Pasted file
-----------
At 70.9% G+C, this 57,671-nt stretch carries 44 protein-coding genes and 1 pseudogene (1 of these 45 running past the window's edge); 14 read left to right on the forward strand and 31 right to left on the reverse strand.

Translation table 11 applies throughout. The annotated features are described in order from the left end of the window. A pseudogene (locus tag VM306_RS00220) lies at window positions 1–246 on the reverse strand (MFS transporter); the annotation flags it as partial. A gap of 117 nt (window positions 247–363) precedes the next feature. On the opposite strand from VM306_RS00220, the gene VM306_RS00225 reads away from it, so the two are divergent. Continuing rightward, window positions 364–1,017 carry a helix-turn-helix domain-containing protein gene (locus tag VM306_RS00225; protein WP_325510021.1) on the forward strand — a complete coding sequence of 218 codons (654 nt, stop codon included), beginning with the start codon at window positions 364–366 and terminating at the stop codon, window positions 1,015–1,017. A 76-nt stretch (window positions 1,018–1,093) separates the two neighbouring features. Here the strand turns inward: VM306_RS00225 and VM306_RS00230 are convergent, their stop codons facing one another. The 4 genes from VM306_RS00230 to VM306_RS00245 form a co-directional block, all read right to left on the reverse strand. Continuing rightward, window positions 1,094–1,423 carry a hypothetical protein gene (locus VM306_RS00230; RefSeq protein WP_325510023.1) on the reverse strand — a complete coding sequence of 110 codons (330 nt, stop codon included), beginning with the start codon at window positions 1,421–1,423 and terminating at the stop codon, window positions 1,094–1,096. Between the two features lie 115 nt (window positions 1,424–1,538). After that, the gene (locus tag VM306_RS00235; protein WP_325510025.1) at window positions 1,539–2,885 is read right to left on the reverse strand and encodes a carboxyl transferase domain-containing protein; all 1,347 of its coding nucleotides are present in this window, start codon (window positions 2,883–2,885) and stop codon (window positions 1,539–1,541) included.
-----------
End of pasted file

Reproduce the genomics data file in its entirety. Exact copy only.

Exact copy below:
At 70.9% G+C, this 57,671-nt stretch carries 44 protein-coding genes and 1 pseudogene (1 of these 45 running past the window's edge); 14 read left to right on the forward strand and 31 right to left on the reverse strand.

Translation table 11 applies throughout. The annotated features are described in order from the left end of the window. A pseudogene (locus tag VM306_RS00220) lies at window positions 1–246 on the reverse strand (MFS transporter); the annotation flags it as partial. A gap of 117 nt (window positions 247–363) precedes the next feature. On the opposite strand from VM306_RS00220, the gene VM306_RS00225 reads away from it, so the two are divergent. Continuing rightward, window positions 364–1,017 carry a helix-turn-helix domain-containing protein gene (locus tag VM306_RS00225; protein WP_325510021.1) on the forward strand — a complete coding sequence of 218 codons (654 nt, stop codon included), beginning with the start codon at window positions 364–366 and terminating at the stop codon, window positions 1,015–1,017. A 76-nt stretch (window positions 1,018–1,093) separates the two neighbouring features. Here the strand turns inward: VM306_RS00225 and VM306_RS00230 are convergent, their stop codons facing one another. The 4 genes from VM306_RS00230 to VM306_RS00245 form a co-directional block, all read right to left on the reverse strand. Continuing rightward, window positions 1,094–1,423 carry a hypothetical protein gene (locus VM306_RS00230; RefSeq protein WP_325510023.1) on the reverse strand — a complete coding sequence of 110 codons (330 nt, stop codon included), beginning with the start codon at window positions 1,421–1,423 and terminating at the stop codon, window positions 1,094–1,096. Between the two features lie 115 nt (window positions 1,424–1,538). After that, the gene (locus tag VM306_RS00235; protein WP_325510025.1) at window positions 1,539–2,885 is read right to left on the reverse strand and encodes a carboxyl transferase domain-containing protein; all 1,347 of its coding nucleotides are present in this window, start codon (window positions 2,883–2,885) and stop codon (window positions 1,539–1,541) included.